This year was just two days old when Greggs, the largest bakery chain in the United Kingdom, announced on Twitter that it would finally release a vegan version of its beloved sausage rolls. The accompanying video—30 seconds of two pastry-wrapped rolls floating in what we assume was supposed to be space—was watched more than 5 million times, and over-eager customers started lining up outside their local Greggs' hoping to swoop one before they inevitably sold out.
According to The Guardian, the vegan rolls have since become one of Greggs top five best-selling items, and they've been credited with boosting its profits more than 50% for the first half of the year. The fact that you can get Quorn cosplaying as sausage meat is probably why vegans like Sharleen Ndungu feel comfortable going into one of the chain's 1,900-plus stores.
But Ndugo says that she's never returning to Greggs, not after being "traumatized for life" by a mixup with her order. Last week, she stopped into a store in Canterbury, England for two vegan rolls, but was mistakenly given the OG sausage versions. She said that she started having heart palpitations almost immediately after taking a bite, and she knew that she'd been served meat by mistake.
"I'm carrying on eating and my heart starts beating like madness," she said in a now-deleted video. "And then my stomach started turning upside down, I was like, 'Whoa, what's going on, this only happens when I consume meat' […] My body is poisoned for life now, you know."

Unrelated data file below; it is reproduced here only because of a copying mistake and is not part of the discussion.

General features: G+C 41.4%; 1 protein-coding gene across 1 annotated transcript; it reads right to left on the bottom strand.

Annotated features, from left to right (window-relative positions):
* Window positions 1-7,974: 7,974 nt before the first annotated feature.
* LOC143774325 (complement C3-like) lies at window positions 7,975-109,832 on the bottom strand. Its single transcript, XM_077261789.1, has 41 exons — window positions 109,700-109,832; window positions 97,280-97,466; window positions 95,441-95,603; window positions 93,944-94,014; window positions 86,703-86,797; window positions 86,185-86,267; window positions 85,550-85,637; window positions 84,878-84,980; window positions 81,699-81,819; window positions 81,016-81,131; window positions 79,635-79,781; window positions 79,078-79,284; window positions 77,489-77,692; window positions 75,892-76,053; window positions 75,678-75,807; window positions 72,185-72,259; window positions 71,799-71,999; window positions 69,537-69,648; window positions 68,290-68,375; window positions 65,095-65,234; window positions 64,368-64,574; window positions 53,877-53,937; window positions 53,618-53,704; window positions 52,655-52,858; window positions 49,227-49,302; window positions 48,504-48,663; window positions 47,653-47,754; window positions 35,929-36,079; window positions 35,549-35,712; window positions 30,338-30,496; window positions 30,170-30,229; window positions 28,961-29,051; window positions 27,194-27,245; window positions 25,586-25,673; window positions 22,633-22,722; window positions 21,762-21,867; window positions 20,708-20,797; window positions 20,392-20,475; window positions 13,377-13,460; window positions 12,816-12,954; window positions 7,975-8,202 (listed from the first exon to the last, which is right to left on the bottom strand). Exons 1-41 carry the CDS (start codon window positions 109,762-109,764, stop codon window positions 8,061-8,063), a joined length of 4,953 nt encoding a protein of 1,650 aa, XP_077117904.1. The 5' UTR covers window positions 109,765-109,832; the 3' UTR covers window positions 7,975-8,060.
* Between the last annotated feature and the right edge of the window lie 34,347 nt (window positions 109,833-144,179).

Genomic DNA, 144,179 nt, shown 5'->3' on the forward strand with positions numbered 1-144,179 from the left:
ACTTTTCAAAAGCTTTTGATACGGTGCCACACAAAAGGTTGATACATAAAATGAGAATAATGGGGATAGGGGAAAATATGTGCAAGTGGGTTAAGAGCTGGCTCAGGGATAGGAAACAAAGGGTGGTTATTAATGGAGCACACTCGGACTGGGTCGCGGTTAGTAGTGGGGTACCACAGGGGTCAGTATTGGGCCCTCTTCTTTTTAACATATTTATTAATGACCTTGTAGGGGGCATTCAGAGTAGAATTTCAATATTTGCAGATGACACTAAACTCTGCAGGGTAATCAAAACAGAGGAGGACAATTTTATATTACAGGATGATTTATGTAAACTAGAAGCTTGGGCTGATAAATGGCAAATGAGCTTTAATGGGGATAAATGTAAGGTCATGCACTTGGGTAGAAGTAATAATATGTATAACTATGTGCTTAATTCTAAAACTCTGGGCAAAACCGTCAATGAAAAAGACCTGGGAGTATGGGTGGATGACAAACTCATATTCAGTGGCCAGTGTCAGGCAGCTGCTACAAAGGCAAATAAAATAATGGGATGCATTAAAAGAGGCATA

Ndugo, who has been vegan for two years, said that she went back to the store and told a Greggs manager what had happened. She was offered a full refund for the rolls, which she turned down. She called the company's customer service line, and a rep said she could have a £30 ($36) coupon, but she declined that as well.
"I was asking for a public apology to make people aware that they should watch out for things like this," she said, according to KentOnline. "People can be allergic to pork and potentially die from such a stupid mistake. It's my choice not to consume meat because it causes cancer. That choice has been taken away from me."
A manager at the Canterbury store involved said that Ndugo "definitely" received an apology, and confirmed that she'd been offered a refund. And a spokesperson for the company told the news outlet that its corporate office had also apologized, and that it would be investigating to prevent a repeat roll-swap from happening to someone else.
On Tuesday, Greggs confirmed that it was stockpiling pork and some "light equipment" so that it will be able to continue serving sausage rolls, in the event that Brexit ever actually happens. "We are preparing for the potential impact of the UK's departure from the European Union by building stocks of key ingredients," the company told the BBC.
Yeah, it might not be a bad idea to start putting some Quorn aside, too.